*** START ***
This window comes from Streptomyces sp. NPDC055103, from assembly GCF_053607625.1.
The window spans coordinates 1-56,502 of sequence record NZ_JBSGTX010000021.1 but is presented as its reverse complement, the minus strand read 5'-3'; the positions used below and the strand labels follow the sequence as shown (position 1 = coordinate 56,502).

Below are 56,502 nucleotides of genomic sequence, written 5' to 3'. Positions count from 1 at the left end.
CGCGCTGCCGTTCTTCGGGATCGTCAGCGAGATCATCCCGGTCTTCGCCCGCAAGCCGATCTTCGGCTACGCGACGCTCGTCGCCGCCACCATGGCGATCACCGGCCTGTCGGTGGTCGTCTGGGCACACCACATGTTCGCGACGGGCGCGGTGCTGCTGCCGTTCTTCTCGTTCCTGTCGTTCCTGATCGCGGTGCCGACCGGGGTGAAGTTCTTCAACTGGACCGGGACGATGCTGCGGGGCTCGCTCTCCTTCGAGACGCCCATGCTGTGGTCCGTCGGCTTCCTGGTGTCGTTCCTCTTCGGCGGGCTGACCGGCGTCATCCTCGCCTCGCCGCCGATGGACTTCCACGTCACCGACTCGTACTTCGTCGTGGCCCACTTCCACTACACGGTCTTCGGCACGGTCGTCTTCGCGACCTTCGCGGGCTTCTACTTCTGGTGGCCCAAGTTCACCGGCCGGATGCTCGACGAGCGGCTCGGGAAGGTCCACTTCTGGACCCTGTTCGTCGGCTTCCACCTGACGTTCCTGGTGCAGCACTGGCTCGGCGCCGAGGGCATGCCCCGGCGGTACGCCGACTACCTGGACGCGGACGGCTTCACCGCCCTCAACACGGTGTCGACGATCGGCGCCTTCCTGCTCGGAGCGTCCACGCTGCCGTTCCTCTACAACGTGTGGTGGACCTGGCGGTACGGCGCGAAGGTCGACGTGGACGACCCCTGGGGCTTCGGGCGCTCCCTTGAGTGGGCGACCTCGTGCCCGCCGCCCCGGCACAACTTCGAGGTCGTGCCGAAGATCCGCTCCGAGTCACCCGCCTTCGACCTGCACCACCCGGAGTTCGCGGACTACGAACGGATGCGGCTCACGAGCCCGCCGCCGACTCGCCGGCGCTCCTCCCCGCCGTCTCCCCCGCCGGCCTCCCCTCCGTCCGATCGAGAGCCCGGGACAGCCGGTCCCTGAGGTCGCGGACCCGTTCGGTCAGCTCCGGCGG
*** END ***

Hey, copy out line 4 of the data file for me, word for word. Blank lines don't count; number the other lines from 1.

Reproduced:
CGCGCTGCCGTTCTTCGGGATCGTCAGCGAGATCATCCCGGTCTTCGCCCGCAAGCCGATCTTCGGCTACGCGACGCTCGTCGCCGCCACCATGGCGATCACCGGCCTGTCGGTGGTCGTCTGGGCACACCACATGTTCGCGACGGGCGCGGTGCTGCTGCCGTTCTTCTCGTTCCTGTCGTTCCTGATCGCGGTGCCGACCGGGGTGAAGTTCTTCAACTGGACCGGGACGATGCTGCGGGGCTCGCTCTCCTTCGAGACGCCCATGCTGTGGTCCGTCGGCTTCCTGGTGTCGTTCCTCTTCGGCGGGCTGACCGGCGTCATCCTCGCCTCGCCGCCGATGGACTTCCACGTCACCGACTCGTACTTCGTCGTGGCCCACTTCCACTACACGGTCTTCGGCACGGTCGTCTTCGCGACCTTCGCGGGCTTCTACTTCTGGTGGCCCAAGTTCACCGGCCGGATGCTCGACGAGCGGCTCGGGAAGGTCCACTTCTGGACCCTGTTCGTCGGCTTCCACCTGACGTTCCTGGTGCAGCACTGGCTCGGCGCCGAGGGCATGCCCCGGCGGTACGCCGACTACCTGGACGCGGACGGCTTCACCGCCCTCAACACGGTGTCGACGATCGGCGCCTTCCTGCTCGGAGCGTCCACGCTGCCGTTCCTCTACAACGTGTGGTGGACCTGGCGGTACGGCGCGAAGGTCGACGTGGACGACCCCTGGGGCTTCGGGCGCTCCCTTGAGTGGGCGACCTCGTGCCCGCCGCCCCGGCACAACTTCGAGGTCGTGCCGAAGATCCGCTCCGAGTCACCCGCCTTCGACCTGCACCACCCGGAGTTCGCGGACTACGAACGGATGCGGCTCACGAGCCCGCCGCCGACTCGCCGGCGCTCCTCCCCGCCGTCTCCCCCGCCGGCCTCCCCTCCGTCCGATCGAGAGCCCGGGACAGCCGGTCCCTGAGGTCGCGGACCCGTTCGGTCAGCTCCGGCGG